Filmlistz’s review published on Letterboxd:
Moonlight is a deeply moving and profoundly introspective film that tackles themes of identity, sexuality, and the struggles of growing up in a challenging environment. Directed by Barry Jenkins, this masterpiece captivates audiences with its poetic storytelling, stunning cinematography, and exceptional performances.
The film is divided into three chapters, each focusing on a different stage in the life of its protagonist, Chiron, beautifully portrayed by three different actors: Alex Hibbert as the young Chiron, Ashton Sanders as the teenage Chiron, and Trevante Rhodes as the adult Chiron. This approach allows the audience to witness Chiron's transformation and inner conflicts throughout the years.
One of the most striking aspects of Moonlight is its cinematography. James Laxton's camerawork captures the beauty and harshness of Chiron's surroundings. From the vibrant colors of the Miami streets to the moonlit beaches, every frame feels meticulously crafted and visually stunning. The use of close-ups intensifies the emotional impact, allowing the audience to delve into the characters' thoughts and emotions.
The performances in Moonlight are exceptional across the board. The young actors, Alex Hibbert and Ashton Sanders, deliver raw and powerful performances, showcasing vulnerability and resilience in their portrayals of Chiron's younger years. Trevante Rhodes gives a hauntingly poignant performance as the adult Chiron, conveying the weight of his experiences and the longing for connection.
The supporting cast also shines, with Mahershala Ali giving a mesmerizing performance as Juan, a compassionate and complex father figure to Chiron. Naomie Harris delivers a heartbreaking portrayal of Chiron's mother, Paula, capturing the nuances of addiction and the impact it has on their relationship.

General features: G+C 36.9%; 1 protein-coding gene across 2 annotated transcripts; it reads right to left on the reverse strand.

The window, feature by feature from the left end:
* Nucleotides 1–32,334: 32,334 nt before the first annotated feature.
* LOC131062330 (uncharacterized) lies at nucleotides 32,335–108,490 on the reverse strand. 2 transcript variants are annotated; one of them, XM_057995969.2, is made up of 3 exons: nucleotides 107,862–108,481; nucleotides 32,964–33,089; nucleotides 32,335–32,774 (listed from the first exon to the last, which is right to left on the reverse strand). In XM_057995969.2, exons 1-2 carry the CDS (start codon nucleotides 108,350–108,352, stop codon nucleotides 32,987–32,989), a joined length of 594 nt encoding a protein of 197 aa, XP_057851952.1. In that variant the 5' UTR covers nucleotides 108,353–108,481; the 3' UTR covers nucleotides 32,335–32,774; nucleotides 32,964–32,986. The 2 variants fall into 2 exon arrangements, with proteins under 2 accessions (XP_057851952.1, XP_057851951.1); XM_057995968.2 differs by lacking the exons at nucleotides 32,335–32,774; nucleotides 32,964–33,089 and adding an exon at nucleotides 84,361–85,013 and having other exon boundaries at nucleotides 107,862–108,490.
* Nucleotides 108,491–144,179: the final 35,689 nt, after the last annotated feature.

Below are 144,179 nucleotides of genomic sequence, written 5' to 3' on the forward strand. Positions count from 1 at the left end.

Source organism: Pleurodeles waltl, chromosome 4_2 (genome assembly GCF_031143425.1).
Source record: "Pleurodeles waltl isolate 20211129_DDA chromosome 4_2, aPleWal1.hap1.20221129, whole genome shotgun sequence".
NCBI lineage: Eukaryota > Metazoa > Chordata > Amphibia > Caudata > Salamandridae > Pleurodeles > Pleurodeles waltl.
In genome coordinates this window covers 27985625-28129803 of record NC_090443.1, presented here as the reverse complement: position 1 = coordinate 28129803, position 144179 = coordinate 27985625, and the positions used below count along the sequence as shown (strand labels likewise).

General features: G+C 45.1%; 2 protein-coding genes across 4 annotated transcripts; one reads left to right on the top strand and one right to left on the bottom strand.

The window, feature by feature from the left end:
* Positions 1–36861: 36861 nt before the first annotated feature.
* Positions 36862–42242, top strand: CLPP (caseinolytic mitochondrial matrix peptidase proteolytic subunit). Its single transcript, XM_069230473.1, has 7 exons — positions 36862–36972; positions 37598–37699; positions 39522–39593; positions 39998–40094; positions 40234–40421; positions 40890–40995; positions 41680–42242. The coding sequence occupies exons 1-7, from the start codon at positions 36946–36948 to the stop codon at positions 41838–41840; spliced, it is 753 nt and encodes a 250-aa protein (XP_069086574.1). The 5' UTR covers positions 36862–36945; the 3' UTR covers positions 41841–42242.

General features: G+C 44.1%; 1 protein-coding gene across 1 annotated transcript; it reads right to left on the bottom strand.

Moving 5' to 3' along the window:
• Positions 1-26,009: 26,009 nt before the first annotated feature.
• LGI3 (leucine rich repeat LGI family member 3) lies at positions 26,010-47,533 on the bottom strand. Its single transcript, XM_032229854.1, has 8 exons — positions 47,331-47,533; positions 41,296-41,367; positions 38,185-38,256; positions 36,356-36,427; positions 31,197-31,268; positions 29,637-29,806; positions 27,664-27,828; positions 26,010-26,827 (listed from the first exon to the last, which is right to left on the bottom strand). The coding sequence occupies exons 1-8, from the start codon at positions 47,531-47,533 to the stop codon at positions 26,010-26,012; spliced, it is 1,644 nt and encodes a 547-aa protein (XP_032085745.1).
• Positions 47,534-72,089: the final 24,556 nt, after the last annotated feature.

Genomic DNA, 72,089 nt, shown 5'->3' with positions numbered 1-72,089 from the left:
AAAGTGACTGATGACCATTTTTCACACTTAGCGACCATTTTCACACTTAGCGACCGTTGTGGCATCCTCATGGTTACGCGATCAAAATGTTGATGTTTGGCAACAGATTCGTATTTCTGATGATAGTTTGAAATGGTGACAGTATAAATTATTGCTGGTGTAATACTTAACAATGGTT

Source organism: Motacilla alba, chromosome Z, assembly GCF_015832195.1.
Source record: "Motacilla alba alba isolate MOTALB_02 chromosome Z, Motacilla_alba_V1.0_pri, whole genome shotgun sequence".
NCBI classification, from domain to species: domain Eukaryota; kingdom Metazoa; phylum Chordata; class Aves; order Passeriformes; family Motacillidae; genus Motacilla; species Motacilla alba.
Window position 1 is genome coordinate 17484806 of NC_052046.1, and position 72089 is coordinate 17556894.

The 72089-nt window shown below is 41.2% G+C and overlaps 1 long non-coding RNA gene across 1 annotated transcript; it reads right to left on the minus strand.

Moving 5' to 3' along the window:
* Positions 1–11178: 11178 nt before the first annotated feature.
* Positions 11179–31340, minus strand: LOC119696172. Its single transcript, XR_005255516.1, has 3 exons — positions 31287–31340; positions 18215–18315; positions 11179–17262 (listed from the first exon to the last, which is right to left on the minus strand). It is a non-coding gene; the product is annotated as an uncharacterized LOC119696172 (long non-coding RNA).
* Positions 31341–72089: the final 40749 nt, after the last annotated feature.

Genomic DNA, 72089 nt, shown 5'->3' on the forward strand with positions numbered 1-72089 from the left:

Moonlight's strength lies in its ability to address topics that are often overlooked or stigmatized in mainstream cinema. It explores Chiron's struggle with his sexual identity in a sensitive and honest manner, highlighting the complexity of human emotions and the societal pressures that can shape a person's journey of self-discovery.
Barry Jenkins' direction is masterful, allowing the story to unfold with a natural rhythm and pacing that gives room for contemplation. The screenplay, written by Jenkins and based on the play "In Moonlight Black Boys Look Blue" by Tarell Alvin McCraney, is filled with poignant dialogue and evocative moments that linger in the viewer's mind long after the film ends.
Overall, Moonlight is a profound cinematic experience that touches the soul. It challenges stereotypes, evokes empathy, and sheds light on the struggles faced by individuals searching for their identity and connection in a world that often marginalizes them. With its breathtaking visuals, outstanding performances, and emotional depth, Moonlight stands as a modern classic that deserves its place in film history.